The 2018–2019 holiday season promises to be brutal for department stores like Macy’s (M). For example, Sears (OTMK: SHLD) declared bankruptcy in mid-October.

Meanwhile, Macy’s faces falling revenues and intense competition from Amazon (NASDAQ: AMZN) and TJX (NYSE: TJX). For example, Macy’s revenues fell by 1.14% in 3rd quarter 2018. That reversed two quarters of revenue growth at the department store icon, the first in several years.

However, Macy’s (NYSE: M) is still the most popular online apparel brand, CNN Money reports. Moreover, Macy’s online fashion revenues exceeded Amazon’s in 2017.

Can Macy’s (M) Compete with Amazon?

Statista calculates that sold $3.49 billion worth of fashion apparel while Amazon sold $2.181 billion worth of fashion in 2017. Thus it makes sense for Macy’s shutting down its stores and becoming an online retailer.

On the other hand, the threat Amazon poses to Macy’s is growing. For instance, Morgan Stanley estimates Amazon is on track to becoming America’s top apparel retailer by the end of 2018.

Hence, Amazon will dominate apparel sales in time for the 2018 holiday season. Amazon controls 7.9% of the apparel market. Therefore, it is the number two clothing retailer behind Walmart which had 8.6% of the market.

Hence, Amazon owns the general clothing business, but it has not cracked fashion–yet. Amazon is making a big fashion push; however, by selling items like Christian Dior sunglasses and Louis Vuitton bags.

Amazon is winning the Apparel Wars

In addition, Amazon is rolling out new fashion private labels such as Lark & Ro. Not surprisingly, Amazon dominates sales of basic clothing items like underwear but struggles with fashion.

I conclude that Macy’s (M) is holding its’ own with Amazon in fashion but it’s losing the clothing battle. Thus Amazon is winning the biggest battle where the most money is at stake.

Under those circumstances, Macy’s will have to change its entire business model to survive. For instance, Macy’s could become a fashion-only retailer or an online retailer. A smart move for Macy’s could be to dump everything but fashion.

Is Macy’s (M) Making Money

Macy’s (M) needs to consider changing everything because of limited resources. For instance, Macy’s recorded an operating income of $67 million and a net income of $166 million for 3rd Quarter 2018.

Macy’s is making despite the shrinking revenue. It recorded a gross profit of $2.252 billion on revenues of $5.571 billion for 3rd Quarter.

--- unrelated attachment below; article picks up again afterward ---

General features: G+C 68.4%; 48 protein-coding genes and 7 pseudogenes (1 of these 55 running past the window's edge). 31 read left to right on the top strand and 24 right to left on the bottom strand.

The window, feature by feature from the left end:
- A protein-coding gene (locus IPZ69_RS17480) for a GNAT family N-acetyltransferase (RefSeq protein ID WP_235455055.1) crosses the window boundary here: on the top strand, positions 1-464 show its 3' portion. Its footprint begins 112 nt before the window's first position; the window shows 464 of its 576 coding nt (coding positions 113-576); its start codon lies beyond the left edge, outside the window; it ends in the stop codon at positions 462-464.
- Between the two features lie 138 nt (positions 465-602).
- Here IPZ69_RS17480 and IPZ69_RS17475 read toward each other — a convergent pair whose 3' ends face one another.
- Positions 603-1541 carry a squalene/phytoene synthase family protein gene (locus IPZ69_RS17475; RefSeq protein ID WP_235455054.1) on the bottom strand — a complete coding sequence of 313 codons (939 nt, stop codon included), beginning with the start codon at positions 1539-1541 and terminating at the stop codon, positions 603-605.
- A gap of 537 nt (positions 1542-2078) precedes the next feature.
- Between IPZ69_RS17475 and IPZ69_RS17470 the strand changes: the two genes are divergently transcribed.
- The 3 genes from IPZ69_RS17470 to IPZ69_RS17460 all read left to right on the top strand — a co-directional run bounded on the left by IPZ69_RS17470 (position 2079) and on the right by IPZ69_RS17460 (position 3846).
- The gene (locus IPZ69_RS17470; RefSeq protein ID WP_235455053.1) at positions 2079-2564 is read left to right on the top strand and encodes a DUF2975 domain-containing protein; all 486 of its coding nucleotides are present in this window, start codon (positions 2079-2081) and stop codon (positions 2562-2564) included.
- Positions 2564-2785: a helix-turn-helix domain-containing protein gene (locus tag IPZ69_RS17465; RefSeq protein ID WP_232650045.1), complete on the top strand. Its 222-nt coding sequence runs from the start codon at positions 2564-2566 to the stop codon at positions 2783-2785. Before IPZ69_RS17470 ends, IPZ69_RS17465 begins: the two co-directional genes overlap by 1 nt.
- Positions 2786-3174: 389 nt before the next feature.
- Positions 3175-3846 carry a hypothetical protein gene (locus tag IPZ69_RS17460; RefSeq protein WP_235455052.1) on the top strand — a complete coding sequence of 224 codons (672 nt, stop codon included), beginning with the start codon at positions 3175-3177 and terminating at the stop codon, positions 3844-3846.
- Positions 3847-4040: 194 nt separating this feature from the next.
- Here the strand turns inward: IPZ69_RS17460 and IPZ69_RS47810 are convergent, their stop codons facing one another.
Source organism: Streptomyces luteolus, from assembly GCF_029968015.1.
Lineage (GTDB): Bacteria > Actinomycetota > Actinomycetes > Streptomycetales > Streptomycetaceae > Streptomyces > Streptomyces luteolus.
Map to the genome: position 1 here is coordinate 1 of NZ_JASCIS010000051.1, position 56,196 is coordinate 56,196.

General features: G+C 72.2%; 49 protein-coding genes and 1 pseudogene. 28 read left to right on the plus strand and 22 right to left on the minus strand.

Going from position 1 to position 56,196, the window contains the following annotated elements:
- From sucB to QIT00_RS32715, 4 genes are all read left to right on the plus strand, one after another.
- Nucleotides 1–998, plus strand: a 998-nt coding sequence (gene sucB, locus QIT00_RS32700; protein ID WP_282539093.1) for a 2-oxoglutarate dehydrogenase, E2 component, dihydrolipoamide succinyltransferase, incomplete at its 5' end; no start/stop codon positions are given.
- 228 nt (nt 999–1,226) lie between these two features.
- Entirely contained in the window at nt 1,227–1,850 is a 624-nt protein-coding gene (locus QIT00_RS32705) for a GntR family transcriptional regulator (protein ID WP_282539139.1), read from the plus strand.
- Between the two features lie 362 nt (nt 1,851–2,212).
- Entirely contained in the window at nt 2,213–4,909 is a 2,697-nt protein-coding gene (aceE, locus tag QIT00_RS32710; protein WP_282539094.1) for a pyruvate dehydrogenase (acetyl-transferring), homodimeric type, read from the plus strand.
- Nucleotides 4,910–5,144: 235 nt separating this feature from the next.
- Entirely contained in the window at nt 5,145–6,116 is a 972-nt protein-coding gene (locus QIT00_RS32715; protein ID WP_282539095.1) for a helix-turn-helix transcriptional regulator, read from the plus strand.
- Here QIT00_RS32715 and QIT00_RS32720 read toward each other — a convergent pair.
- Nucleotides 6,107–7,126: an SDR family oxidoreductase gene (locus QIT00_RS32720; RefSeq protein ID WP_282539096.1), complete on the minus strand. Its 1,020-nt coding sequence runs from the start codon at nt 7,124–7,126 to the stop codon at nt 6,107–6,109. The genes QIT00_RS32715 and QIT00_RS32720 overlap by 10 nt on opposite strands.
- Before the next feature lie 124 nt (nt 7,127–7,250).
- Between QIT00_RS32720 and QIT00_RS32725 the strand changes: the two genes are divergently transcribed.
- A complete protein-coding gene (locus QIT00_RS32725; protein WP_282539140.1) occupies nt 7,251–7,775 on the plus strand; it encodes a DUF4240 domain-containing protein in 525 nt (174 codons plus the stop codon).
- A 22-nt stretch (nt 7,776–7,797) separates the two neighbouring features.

However, Macy’s is not generating much cash, it reported a free cash flow $69 million and an operating cash flow of $222 million for 3rd Quarter 2018. In addition, Macy’s reported $1.068 billion in cash and equivalents on August 4, 2018.

Meanwhile, Amazon recorded cash and short-term investments of $29.765 billion on 30 September 2018. Thus, Amazon’s cash is almost 30 times Macy’s cash.

I have to wonder how Macy’s can compete against Amazon under those circumstances. If Amazon is Macy’s largest direct competitor, Macys does not stand a chance.

How many stores will Macy’s Close?

A logical conclusion is that Macy’s (M) will have to close more stores to survive.

Macy’s got through 2018 with no major store closings, but I think the situation cannot last. In detail, Macy’s operated 629 full line department stores at the end of 2nd Quarter 2018. Moreover, Macy’s closed just one full-line store in the first two quarters of 2018.

There is a lot of room for store closings at Macys; for instance, the retailer operated 867 discount and department stores at the end of 2nd Quarter 2018. I predict Macy’s will announce another round of store closings if it has a bad holiday season.

Is Bluemercury the future of Macy’s (M)?

Interestingly, Macy’s opened quite a few stores in 2018. For instance, it opened more than a dozen Bluemercury stores in 2nd Quarter 2018.

A likely occurrence at Macy’s is redirecting resources from department stores to Bluemercury. To explain, Bluemercury is a chain of luxury beauty stores Macy’s operates in upscale communities like Burlingame, California. Notably, Bluemercury is outside of Macy’s core competency of clothing retail.

Macy‘s (M) could leverage Bluemercury into a chain of combination salons and ship-to-store pickup for online orders. For instance, Nordstrom (NYSE: JWM) is experimenting with Nordstrom Local in Los Angeles. Each Nordstrom Local contains a salon, services like tailoring, pickup for ship-to-store orders, and a juice or wine bar.

Like Nordstrom, Macy’s is betting that luxury brands will be Amazon proof. The hope is that America’s growing upper classes will still pay extra for a luxury shopping experience.

How safe is Macy’s (M) Dividend?

Under these circumstances I have to wonder how safe Macy’s dividend is. Macy’s has reported seven years of dividend growth despite the retail apocalypse.

Macy’s investors enjoyed a dividend yield of 4.13%, an annualized payout of $1.51, and a payout ratio of 38.4% on 8 November 2018. That’s superb for a $37.78 a share stock.

Macy’s is planning a 37.7¢ dividend for January 2, 2019. However, that dividend has not increased since June 2017.

Under these circumstances, Macy’s is a respectable dividend stock, but it is too risky for long-term investment. For instance, I think the Macy’s dividend will soon decrease or disappear.

My suggestion is to stay away from retailers like Macy’s until we see how the retail apocalypse shakes out. Macy’s (M) future is just too uncertain for this department store operator to be a value investment.

On the other hand, Macy’s (M) could be a great stock for speculators to short in today’s chaotic retailer environment.

Daniel G. Jennings is a writer who lives and works in Colorado. He is a lifelong history buff who is fascinated by stocks, politics, and cryptocurrency.

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